Pittsburgh Gets more than it Expected


Pittsburgh Gets more than it Expected

The final bid for the lease of the parking operations for Pittsburgh came in substantially higher than the Mayor expected. Mayor Ravenstahl had hoped for $330 million to cover the shortfall in the city’s pension fund plus pay off the parking system’s debts. The bid came in at $452 Million. Of course the immediate question for the city is how to spend the extra $110 million.

The surviving bidders, LAZ and Swedish Private Equity firm EQT Partners were within 10% of each other last week and were asked for a best and final. It was reported that they were nearly $80 million higher than the third bidder, Carlyle Infrastructure Group. The best and final came in $40 million more than LAZ’s original bid.

Of course, this now needs to be approved by the city council and unlike Chicago, a number of city council members are not excited about the deal. The mayor may have to solve a few political issues to get the contract closed.

For more detailed information go here and here.

I wish all the best to JP Morgan and LAZ, however I still wonder at the wisdom of long term leasing of city’s assets to pay off mistakes made in the past. All of Chicago’s money is gone after less than a year, and most of Pittsburgh’s is spoken for.


John Van Horn

John Van Horn

5 Responses

  1. Funding a pension liability with the proceeds is an appropriate long term use of the up-front payment. The extra 122 million (glad JVH isn’t my accountant!) should likewise be used to shore up long term obligations. When you factor in the replacement costs for the three oldest garages, the cost for a new on-street parking system and let’s not forget the city’s divestiture of all of those salaries and benefits for 50 years, the true value of the deal for Pittsburgh is well over 600 million.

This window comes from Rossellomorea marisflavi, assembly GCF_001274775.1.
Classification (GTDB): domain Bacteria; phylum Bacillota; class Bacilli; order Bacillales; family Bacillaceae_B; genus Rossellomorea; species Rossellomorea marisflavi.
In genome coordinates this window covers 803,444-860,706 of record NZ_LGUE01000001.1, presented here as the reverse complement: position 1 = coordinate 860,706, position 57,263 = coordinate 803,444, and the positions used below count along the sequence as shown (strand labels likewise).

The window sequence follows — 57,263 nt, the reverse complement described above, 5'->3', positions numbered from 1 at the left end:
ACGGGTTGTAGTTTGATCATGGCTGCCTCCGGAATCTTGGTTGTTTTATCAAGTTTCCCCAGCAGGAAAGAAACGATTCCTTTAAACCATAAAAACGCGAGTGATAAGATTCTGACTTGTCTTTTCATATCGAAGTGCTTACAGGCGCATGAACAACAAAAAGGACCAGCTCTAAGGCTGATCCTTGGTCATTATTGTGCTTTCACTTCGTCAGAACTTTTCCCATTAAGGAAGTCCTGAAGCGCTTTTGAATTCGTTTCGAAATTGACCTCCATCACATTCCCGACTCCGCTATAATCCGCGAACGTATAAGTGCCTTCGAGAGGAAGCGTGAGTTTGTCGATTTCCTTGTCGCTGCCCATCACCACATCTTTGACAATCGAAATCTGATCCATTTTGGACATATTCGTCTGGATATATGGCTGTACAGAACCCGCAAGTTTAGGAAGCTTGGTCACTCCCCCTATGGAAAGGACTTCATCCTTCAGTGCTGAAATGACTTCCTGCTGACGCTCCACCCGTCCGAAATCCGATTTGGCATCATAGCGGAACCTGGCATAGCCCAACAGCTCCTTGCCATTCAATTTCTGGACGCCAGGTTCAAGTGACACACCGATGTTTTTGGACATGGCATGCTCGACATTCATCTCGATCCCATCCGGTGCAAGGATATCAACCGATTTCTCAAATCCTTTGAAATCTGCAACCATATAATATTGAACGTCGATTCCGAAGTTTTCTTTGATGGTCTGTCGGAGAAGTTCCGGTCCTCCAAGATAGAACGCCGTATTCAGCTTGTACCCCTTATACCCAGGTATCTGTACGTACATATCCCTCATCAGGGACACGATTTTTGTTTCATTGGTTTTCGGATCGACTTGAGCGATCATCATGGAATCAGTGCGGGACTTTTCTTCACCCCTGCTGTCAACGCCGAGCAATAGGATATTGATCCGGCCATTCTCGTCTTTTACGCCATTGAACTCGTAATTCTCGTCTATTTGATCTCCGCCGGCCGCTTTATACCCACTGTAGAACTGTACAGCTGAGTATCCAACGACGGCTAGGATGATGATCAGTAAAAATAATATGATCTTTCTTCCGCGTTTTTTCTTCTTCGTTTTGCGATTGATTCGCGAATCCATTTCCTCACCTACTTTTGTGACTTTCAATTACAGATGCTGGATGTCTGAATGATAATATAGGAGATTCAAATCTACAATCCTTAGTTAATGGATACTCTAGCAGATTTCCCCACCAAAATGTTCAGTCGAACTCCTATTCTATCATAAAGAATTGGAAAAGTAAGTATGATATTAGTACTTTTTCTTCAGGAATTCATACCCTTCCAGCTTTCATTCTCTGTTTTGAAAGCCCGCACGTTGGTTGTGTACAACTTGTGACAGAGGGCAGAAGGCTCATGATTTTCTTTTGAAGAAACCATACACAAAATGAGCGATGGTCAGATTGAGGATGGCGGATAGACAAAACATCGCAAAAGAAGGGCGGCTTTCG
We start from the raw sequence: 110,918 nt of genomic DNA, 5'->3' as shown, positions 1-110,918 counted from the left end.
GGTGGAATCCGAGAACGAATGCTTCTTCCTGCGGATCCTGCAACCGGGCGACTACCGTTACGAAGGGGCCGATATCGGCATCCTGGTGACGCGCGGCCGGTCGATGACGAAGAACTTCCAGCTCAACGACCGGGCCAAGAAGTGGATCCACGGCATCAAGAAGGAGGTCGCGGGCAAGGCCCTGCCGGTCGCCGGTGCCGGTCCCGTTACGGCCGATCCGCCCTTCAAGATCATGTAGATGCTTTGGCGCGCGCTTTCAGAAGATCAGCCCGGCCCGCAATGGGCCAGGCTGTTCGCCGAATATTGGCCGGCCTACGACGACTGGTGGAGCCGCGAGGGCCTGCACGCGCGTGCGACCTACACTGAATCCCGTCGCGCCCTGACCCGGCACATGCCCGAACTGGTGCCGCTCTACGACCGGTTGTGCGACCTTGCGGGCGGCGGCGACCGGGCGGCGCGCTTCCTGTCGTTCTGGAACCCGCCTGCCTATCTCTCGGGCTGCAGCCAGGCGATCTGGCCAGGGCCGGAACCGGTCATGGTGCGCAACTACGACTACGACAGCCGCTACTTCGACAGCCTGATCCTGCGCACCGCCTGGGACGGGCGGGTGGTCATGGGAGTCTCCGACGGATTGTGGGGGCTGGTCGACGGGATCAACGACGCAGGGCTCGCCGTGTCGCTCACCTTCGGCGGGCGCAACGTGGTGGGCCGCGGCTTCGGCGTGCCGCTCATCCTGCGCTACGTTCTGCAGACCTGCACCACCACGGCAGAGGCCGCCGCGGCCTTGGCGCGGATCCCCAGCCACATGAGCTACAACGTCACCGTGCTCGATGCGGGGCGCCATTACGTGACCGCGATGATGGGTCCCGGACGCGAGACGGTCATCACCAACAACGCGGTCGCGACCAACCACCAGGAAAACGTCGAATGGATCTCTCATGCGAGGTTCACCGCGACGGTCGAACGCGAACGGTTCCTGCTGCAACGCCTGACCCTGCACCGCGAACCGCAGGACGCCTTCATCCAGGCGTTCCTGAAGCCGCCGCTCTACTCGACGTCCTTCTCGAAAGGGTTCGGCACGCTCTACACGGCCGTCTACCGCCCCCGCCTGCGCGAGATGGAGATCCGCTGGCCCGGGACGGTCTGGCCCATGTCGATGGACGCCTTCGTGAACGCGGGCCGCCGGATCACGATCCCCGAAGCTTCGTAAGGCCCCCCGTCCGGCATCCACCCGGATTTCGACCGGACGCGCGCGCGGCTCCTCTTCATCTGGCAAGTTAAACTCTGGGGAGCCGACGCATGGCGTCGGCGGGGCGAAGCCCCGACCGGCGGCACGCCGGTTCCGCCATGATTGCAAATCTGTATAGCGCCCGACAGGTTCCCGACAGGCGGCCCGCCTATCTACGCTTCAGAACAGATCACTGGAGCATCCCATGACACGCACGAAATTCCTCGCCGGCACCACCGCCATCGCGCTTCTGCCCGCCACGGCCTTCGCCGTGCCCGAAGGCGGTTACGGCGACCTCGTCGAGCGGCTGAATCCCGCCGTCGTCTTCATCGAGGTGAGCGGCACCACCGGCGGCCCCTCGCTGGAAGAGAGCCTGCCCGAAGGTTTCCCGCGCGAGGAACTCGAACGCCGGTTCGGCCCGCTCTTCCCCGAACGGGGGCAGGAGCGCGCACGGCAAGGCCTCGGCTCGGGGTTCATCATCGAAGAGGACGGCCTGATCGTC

It appears that Pittsburgh took the best aspects of both Chicago leases and prudent steps to avoid the Chicago mistakes. There is also something to be said for the Pittsburgh Parking Authority who for decades managed to do quite a lot with a little; hamstrung by a limited budget and a mandate to provide parking at the lowest possible cost and still remain solvent (no Executive Director making over 300K here). The premise that the value in a concession comes from improving on inefficiencies is a disservice to well-run municipal systems. I would suggest that there is as much value, if not more, to a stable well run asset with a proven track record of cash flows and steady growth. After all, those are the same aspects that mitigate risk and provide lenders and equity with the confidence to bid, and bid to a higher number.
    What would the final bids for Chicago’s assets have been if those assets had been managed competently from the start? Why are they up in arms in the windy city? I believe that it has to do with pride. It’s easier on the ego to rationalize and say that there was a rip-off due to behind the scene shenanigans than it is to admit you sold what could have been a Picasso at the yard sale for five bucks.

  2. Nostradamus makes a good point that PPA was well-run, so I hope LAZ takes a look at the people and the infrastructure – if it ain’t broke, don’t fix it.

  3. I do agree that selling off public asset is not a smart approach. In Pittsburg’s case, I believe they followed a much better process, higher scrutiny than Chicago and far better community and elected official outreach. Whether it was a good decision for them or not should be left to the Mayor and the City Council since they represent their citizens. One good outcome of Chicago’s debacle is that other cities learned a lot from everything that did not work in Chicago, and are now undertaking a different approach than the windy city did.
    (These are my personal views and does not represent City and County of San Francisco’s position on P3)

  4. “…selling off public asset is not a smart approach.” I agree. And I also agree that as long as they are taking steps to solve or correct the situation, it would be ok.

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